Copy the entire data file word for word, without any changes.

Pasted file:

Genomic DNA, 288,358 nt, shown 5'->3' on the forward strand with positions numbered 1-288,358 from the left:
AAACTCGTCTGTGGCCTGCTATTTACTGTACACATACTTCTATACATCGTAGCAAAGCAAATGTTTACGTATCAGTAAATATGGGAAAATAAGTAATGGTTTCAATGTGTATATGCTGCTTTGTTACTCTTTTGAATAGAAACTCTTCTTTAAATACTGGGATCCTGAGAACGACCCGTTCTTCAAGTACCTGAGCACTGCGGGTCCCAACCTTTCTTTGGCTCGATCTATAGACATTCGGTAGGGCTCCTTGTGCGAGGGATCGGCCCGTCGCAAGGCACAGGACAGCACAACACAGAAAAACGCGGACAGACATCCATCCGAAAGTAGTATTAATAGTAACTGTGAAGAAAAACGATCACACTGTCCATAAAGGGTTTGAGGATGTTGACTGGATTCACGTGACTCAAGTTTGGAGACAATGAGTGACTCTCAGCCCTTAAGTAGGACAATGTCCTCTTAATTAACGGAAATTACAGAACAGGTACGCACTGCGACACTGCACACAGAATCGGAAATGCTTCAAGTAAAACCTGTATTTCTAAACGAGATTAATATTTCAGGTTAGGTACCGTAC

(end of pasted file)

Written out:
Genomic DNA, 288,358 nt, shown 5'->3' on the forward strand with positions numbered 1-288,358 from the left:
AAACTCGTCTGTGGCCTGCTATTTACTGTACACATACTTCTATACATCGTAGCAAAGCAAATGTTTACGTATCAGTAAATATGGGAAAATAAGTAATGGTTTCAATGTGTATATGCTGCTTTGTTACTCTTTTGAATAGAAACTCTTCTTTAAATACTGGGATCCTGAGAACGACCCGTTCTTCAAGTACCTGAGCACTGCGGGTCCCAACCTTTCTTTGGCTCGATCTATAGACATTCGGTAGGGCTCCTTGTGCGAGGGATCGGCCCGTCGCAAGGCACAGGACAGCACAACACAGAAAAACGCGGACAGACATCCATCCGAAAGTAGTATTAATAGTAACTGTGAAGAAAAACGATCACACTGTCCATAAAGGGTTTGAGGATGTTGACTGGATTCACGTGACTCAAGTTTGGAGACAATGAGTGACTCTCAGCCCTTAAGTAGGACAATGTCCTCTTAATTAACGGAAATTACAGAACAGGTACGCACTGCGACACTGCACACAGAATCGGAAATGCTTCAAGTAAAACCTGTATTTCTAAACGAGATTAATATTTCAGGTTAGGTACCGTAC